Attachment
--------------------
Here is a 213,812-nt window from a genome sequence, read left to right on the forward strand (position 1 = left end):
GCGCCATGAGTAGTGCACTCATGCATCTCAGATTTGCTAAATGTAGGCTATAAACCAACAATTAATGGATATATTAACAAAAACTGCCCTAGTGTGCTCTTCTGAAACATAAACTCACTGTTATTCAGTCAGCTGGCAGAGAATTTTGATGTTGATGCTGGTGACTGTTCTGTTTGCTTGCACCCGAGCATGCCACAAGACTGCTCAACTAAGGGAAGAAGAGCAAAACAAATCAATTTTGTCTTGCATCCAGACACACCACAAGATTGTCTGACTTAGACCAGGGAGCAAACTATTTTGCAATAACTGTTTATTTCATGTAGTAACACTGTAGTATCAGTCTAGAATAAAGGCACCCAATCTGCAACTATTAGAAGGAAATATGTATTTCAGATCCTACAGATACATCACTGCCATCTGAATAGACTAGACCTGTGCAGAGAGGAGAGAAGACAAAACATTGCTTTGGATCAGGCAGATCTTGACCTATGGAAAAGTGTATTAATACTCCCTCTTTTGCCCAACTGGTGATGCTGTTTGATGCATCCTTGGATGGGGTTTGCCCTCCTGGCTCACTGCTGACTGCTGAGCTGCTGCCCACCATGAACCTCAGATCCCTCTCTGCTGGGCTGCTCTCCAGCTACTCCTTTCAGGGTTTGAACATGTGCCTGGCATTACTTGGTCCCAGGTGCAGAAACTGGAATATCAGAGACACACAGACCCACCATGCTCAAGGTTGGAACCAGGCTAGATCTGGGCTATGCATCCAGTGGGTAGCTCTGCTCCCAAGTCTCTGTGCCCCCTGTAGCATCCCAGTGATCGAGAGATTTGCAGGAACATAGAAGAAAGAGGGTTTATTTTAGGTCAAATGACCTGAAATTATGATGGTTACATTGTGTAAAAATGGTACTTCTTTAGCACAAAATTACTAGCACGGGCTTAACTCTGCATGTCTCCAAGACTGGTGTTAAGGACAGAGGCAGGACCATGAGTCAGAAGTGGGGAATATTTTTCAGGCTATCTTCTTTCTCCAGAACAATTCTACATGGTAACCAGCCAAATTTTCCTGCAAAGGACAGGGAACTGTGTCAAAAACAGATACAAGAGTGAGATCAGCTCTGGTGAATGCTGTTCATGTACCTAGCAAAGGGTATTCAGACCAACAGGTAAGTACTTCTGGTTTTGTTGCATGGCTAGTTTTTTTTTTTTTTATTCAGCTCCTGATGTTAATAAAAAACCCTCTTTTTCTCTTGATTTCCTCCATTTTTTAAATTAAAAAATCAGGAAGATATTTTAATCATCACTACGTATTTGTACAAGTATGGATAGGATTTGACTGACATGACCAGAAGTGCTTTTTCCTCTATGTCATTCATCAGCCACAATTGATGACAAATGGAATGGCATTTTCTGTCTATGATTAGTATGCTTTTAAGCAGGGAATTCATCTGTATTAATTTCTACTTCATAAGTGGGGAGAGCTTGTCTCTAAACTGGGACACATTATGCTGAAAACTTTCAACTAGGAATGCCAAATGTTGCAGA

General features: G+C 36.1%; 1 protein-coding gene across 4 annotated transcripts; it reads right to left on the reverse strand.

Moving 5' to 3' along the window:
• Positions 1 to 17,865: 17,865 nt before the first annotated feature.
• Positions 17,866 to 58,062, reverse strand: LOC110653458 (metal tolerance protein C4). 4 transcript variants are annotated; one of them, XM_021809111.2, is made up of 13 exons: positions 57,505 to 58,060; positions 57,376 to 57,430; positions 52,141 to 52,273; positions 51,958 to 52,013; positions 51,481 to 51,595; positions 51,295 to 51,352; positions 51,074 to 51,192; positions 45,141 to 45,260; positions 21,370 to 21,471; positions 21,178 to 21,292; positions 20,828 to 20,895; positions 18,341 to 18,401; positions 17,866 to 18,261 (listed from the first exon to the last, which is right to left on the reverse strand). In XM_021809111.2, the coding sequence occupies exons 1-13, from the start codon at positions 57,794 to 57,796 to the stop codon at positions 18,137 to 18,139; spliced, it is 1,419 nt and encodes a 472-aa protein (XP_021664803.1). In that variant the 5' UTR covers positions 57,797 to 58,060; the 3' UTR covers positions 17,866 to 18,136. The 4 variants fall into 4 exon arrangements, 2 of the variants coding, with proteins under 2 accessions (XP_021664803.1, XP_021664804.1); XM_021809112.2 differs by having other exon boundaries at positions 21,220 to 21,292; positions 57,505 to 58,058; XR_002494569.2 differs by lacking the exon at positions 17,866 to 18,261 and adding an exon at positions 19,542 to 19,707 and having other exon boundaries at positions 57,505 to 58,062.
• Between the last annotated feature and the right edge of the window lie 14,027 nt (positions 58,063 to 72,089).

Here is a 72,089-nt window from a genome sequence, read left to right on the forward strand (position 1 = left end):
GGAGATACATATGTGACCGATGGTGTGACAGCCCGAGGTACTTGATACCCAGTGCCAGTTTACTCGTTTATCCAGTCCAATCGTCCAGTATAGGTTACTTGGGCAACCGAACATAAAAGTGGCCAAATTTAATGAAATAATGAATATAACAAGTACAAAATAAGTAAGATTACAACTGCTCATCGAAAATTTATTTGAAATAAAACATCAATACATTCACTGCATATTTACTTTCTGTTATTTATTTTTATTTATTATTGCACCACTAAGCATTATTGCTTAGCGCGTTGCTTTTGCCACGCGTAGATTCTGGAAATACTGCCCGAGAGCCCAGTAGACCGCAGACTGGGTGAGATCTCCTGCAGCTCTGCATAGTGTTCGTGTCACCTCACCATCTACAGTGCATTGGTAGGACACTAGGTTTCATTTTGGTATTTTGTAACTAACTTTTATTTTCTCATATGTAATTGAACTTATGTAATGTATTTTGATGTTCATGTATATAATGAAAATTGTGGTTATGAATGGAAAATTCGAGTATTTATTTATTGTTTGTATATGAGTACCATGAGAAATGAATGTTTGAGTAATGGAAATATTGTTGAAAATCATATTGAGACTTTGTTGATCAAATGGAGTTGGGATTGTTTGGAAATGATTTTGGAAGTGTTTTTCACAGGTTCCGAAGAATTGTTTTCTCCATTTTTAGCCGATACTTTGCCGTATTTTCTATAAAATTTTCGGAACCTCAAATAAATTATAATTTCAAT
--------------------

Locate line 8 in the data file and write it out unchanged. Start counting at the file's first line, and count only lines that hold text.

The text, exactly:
Here is a 72,089-nt window from a genome sequence, read left to right on the forward strand (position 1 = left end):